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July 8, 2009

Hunting Is a Wildlife Management Tool


Whenever The New York Times' editorial writers bring their urban sensibilities to outdoor matters such as hunting, the result is something we can only read with amusement, such as today's opinion on culling the overpopulated elk herd in Theodore Roosevelt National Park.

The Times does not like Senator Byron Dorgan's (D-ND) idea of a "common-sense" public hunt to reduce the herd from approximately 900 animals to 300, the number wildlife biologists say the park's ecology can sustain. The Times instead advocates bringing in sharpshooters to cull the herd, as is done in Rocky Mountain National Park, which is nearly four times the size of TRNP and has extensive wilderness areas.

The irony here is lost on The Times. In a public park named after America's greatest conservationist, Teddy Roosevelt, public hunting, which is central to wildlife management, is not considered an option for herd management.

Hunting is one of the seven pillars of the North American Model of Wildlife Conservation: that every citizen has the right, under law, to legally hunt on public land in the United States. (You can read the others on the Rocky Mountain Elk Foundation Web site.) Granted, most national parks do not permit hunting, but when it's necessary to keep wildlife populations in balance, public hunting, under appropriate restrictions, should be allowed.

Sound scientific game management will tell what proportion of bulls versus cows should be taken, and appropriate hunting permits issued for the park hunt could easily make sure that these best practices would be followed to manage the herd. Apparently, The New York Times thinks that only bulls would be taken by "unprofessional" hunters, which once again reveals its lack of knowledge and experience in real-world, hunting-related matters.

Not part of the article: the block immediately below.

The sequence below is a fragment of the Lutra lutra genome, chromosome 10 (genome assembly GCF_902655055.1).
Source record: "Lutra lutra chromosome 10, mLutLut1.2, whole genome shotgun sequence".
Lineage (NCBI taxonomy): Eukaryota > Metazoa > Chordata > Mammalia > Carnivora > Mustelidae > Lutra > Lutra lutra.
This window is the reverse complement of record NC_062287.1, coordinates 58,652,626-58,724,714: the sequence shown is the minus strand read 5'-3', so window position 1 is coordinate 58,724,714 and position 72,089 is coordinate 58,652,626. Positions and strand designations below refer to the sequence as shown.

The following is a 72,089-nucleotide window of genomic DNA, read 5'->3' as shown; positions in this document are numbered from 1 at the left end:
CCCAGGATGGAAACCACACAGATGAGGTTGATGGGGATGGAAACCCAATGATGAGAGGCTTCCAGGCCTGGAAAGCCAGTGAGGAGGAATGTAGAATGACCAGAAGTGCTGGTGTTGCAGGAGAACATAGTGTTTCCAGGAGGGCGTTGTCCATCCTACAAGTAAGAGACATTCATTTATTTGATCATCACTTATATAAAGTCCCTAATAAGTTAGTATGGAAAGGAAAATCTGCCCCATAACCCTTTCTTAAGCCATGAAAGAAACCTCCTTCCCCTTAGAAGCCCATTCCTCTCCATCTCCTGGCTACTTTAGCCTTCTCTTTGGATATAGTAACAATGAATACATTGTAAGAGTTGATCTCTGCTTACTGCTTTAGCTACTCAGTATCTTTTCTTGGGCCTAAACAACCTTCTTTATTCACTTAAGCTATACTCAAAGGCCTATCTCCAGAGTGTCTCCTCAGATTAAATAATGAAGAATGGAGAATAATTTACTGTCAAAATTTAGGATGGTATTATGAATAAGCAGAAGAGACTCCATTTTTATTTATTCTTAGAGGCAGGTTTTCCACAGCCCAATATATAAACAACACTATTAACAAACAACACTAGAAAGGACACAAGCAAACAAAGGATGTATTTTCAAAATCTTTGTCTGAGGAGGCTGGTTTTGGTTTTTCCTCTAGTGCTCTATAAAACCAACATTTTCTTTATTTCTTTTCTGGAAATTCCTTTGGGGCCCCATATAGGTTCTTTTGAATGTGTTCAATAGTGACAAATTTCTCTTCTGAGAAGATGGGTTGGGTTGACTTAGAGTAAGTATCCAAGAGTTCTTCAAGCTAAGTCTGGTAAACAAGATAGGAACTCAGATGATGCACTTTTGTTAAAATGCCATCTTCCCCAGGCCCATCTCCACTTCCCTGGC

Hunting is an extremely safe activity and there is no cause for anyone to think that "sharpshooters" are the only "safe" and "more efficient" way to reduce the herd.

NSSF does agree that the decision on how to cull the herd should be decided by the National Park Service and that it should be based on sound science. What concerns us, however, is that NPS does not always act on the basis of sound science.

Recently, NPS announced its intention to ban the use of traditional ammunition and fishing tackle that contains lead components without producing the necessary "sound science" to support that policy. In response to an outcry from the conservation community and an NSSF press release, NPS claimed its press release was premature and was misunderstood and that its policy was only an internal one that intends to ban the use of traditional ammunition by park personnel and hunters participating in a culling hunt on NPS land. It is clear, however, the NPS fully intends to eventually eliminate the use of traditional ammunition by all hunters on park service-managed lands.

NSSF has continued to call upon the NPS to engage sportsmen and the conservation community that includes the fireams and ammunition industry in a dialogue before announcing policy unsupported by science and to actually conduct some scientific research to determine whether wildlife population management or human health warrants such a drastic policy that will harm hunting.

Read more about the issue of hunting and the use of traditional ammunition in this background paper from NSSF.